This past Saturday, I saw a ballet at the Jeniam Center, our new, $15 million performing arts complex in the heart of our midtown arts district. This facility, modeled after Chicago's famed Steppenwolf Theatre, was financed completely by private gifts and contributions.
In a few weeks, we're going to break ground on the Salvation Army Kroc Center, a 100,000 square foot worship, arts, education, and recreation center a few blocks away. We're one of only 25 cities in the United States that will build a Kroc Center, which required our community to raise $25 million in private funds. Memphis is routinely cited as one of the most charitable cities in the United States.
My point is not about a hospital or a housing complex. It's not about a basketball team or a ballet. It's about our people. As their mayor, I simply cannot allow to pass without comment some of the things you have published about our city.
Your magazine mentioned "unemployment, taxes (both sales and income), commute times, violent crime and how its pro sports teams have fared... weather and Superfund pollution sites... [and] corruption based on convictions of public officials," as the factors for inclusion on your recent list of America's most miserable cities.
By your own criteria, there are far more cities on your list that have far higher unemployment and far longer commute times than Memphis. Most of them lack professional sports altogether. Violent crime in Memphis is declining steadily. There is a new era of transparency and ethical behavior in City Hall, due to a couple of executive orders that I drafted and signed when I took office last October. The sun shines here 230 days a year.
Memphis is not a miserable city, not by any definition, not by any metric
Memphis is a city of joy. You can hear it coming up from our high school gymnasiums and football fields every Friday evening. You can hear it rocking on Beale Street late every Saturday night. You can hear it in our churches every Sunday morning.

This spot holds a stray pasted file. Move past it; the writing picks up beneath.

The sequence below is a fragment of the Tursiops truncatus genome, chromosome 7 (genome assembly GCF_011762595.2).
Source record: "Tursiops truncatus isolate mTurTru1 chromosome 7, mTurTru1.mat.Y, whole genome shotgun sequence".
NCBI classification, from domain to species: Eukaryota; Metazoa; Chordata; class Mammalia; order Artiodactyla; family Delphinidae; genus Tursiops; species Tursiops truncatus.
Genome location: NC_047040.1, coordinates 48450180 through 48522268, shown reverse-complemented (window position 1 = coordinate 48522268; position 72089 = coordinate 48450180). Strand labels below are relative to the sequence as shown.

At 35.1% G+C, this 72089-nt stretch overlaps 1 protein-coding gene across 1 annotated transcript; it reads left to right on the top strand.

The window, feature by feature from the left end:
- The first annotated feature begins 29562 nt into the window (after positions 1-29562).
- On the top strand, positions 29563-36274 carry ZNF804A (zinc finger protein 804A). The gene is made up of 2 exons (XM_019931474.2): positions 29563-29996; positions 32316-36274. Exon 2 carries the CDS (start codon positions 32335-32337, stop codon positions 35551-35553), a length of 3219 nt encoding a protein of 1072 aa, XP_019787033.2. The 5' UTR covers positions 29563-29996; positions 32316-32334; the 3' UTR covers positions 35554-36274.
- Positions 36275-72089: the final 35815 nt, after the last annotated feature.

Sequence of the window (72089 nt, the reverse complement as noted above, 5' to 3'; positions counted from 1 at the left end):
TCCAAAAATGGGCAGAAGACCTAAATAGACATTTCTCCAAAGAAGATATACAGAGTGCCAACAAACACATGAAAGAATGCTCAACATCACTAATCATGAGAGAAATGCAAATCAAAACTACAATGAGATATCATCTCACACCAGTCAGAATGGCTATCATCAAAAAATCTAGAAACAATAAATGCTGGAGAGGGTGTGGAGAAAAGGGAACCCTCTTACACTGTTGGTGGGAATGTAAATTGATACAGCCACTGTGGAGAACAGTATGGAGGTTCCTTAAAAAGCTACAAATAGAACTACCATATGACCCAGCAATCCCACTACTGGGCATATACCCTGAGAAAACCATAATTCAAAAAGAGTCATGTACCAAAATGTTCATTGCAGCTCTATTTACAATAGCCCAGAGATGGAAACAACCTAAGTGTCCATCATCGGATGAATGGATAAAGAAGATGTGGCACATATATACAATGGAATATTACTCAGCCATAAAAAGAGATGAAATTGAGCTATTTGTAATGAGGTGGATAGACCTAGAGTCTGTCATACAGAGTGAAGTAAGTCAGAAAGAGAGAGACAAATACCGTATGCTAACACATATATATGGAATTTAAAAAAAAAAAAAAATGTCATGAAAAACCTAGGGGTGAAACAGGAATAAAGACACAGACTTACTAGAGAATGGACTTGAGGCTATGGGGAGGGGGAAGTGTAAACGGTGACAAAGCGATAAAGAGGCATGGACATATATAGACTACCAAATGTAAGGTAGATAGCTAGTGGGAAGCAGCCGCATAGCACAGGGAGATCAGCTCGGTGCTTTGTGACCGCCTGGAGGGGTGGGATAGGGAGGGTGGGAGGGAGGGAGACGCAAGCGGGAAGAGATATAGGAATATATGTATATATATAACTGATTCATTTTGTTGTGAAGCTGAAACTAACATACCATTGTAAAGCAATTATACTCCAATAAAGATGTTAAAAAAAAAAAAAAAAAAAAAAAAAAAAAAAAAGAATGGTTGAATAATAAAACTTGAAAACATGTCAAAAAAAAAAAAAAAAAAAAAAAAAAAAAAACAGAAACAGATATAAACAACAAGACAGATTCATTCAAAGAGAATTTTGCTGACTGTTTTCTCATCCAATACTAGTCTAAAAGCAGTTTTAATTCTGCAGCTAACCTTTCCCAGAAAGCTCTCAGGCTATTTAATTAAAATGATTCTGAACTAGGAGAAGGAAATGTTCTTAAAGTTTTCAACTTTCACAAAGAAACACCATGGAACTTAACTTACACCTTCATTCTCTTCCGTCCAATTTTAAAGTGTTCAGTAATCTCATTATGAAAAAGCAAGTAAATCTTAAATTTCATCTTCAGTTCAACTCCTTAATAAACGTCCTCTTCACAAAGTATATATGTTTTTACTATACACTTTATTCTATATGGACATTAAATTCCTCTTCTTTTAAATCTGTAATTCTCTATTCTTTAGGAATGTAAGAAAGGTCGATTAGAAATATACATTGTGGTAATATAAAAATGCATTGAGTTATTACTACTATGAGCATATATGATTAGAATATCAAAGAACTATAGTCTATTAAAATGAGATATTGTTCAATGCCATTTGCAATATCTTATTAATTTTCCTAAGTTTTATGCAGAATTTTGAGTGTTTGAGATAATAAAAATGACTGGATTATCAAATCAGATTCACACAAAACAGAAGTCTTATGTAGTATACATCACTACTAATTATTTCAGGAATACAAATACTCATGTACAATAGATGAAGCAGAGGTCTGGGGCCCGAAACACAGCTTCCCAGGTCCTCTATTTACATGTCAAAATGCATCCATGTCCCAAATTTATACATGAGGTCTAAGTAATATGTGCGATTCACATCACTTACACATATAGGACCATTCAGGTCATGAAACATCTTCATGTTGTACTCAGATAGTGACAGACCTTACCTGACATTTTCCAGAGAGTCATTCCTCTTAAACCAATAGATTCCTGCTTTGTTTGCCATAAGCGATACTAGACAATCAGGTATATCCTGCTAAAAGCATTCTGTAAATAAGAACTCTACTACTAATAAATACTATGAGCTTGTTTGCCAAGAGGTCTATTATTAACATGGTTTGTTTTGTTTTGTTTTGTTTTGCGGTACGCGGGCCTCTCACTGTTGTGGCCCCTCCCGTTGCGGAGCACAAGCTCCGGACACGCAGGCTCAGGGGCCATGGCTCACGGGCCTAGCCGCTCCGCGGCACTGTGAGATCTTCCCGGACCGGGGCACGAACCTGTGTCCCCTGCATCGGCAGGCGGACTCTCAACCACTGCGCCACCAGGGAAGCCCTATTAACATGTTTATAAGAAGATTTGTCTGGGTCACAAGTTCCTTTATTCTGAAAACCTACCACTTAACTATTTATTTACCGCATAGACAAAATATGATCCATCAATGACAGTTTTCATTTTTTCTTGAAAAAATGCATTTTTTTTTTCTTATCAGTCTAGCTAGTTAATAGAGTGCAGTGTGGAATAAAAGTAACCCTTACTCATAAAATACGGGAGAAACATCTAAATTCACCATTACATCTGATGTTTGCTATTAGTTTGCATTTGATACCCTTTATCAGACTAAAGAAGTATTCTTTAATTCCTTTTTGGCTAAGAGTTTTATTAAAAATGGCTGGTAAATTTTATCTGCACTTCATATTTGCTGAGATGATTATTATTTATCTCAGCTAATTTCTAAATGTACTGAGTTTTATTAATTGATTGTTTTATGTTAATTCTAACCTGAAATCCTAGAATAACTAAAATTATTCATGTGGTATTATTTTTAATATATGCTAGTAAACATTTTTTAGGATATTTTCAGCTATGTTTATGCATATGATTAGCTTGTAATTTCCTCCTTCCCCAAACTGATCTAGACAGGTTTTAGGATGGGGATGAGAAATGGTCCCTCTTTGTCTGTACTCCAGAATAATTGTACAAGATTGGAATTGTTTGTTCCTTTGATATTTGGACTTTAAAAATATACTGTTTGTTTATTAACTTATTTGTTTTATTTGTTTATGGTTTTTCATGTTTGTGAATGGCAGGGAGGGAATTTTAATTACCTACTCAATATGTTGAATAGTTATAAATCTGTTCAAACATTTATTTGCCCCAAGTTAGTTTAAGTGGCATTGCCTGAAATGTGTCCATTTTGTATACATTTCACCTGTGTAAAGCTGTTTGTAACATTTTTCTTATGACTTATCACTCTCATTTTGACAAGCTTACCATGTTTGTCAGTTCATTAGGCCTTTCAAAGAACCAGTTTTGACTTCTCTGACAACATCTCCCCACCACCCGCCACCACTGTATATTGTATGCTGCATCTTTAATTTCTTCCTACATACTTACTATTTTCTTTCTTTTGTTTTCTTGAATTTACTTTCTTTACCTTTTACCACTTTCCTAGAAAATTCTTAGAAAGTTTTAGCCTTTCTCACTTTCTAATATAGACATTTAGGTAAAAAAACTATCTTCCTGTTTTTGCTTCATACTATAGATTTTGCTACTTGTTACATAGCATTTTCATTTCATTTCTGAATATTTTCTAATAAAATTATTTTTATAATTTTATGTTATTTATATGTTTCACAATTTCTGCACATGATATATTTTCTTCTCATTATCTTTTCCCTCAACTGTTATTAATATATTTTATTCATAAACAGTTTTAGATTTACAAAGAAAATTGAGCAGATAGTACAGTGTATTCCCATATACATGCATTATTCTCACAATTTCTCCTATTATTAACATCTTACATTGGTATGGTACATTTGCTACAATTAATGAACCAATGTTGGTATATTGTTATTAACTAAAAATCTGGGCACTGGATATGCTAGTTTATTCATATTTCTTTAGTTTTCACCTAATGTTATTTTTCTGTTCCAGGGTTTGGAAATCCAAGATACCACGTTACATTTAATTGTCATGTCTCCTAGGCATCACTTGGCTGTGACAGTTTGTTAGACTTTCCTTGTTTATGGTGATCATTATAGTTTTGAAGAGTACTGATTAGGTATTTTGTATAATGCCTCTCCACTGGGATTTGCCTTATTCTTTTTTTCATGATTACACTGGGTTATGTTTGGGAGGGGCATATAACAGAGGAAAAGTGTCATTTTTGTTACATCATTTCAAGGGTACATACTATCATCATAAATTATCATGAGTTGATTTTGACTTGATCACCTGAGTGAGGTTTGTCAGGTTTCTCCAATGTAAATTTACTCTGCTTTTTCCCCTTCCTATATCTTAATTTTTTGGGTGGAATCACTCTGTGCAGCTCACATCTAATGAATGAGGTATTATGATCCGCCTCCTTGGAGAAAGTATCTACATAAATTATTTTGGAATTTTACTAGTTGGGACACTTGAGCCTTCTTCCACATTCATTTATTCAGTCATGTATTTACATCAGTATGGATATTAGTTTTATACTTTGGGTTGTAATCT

Memphis is a city of innovation. The accomplishments of our past are outshone only by the brilliance of what's happening right now in our arts and business sectors. I'm sure at some point in your life you've enjoyed the music of Otis Redding or Al Green or B.B. King or Johnny Cash. Those artists and countless other achieved lasting, worldwide fame after getting started in Memphis. Brands like FedEx and AutoZone were born here and keep their world headquarters here; companies like International Paper and ServiceMaster have both relocated here in the past five years.
Memphis is a city of resilience. Floods, fire, pestilence, and poverty may have tested us, but they have never broken us. We are a city built on a bluff, positioned to withstand storms that other cities cannot. If the rates of unemployment, high school drop outs, and crime are to be our new battlegrounds, then we will join those fights, and we will prevail. For all of the problems you might show me, I can point to a legion of government agencies, non-profit organizations, churches, volunteer groups, and grassroots activists working together as one Memphis to find the solutions.
Maybe it's something in our water. Maybe it's something in our soil. I think it's something in our souls that makes us Memphians. We know who we are - and miserable is not part of the definition.
We know too that our city's song is not complete. It is being written every day, and it is sung by a chorus of hopeful, energetic voices that will resonate for generations.
Memphis is actually not my hometown. I was born and raised in a small town, about 240 miles east of Memphis. My wife and I made a deliberate choice to put our roots down here, make our careers here, and raise our children here about 40 years ago. I don't know if you've ever been to Memphis, but please accept this letter as my formal invitation to come visit us at your earliest convenience.
You'll have the time of your life, I promise you.
A C Wharton, Jr.
Mayor, City of Memphis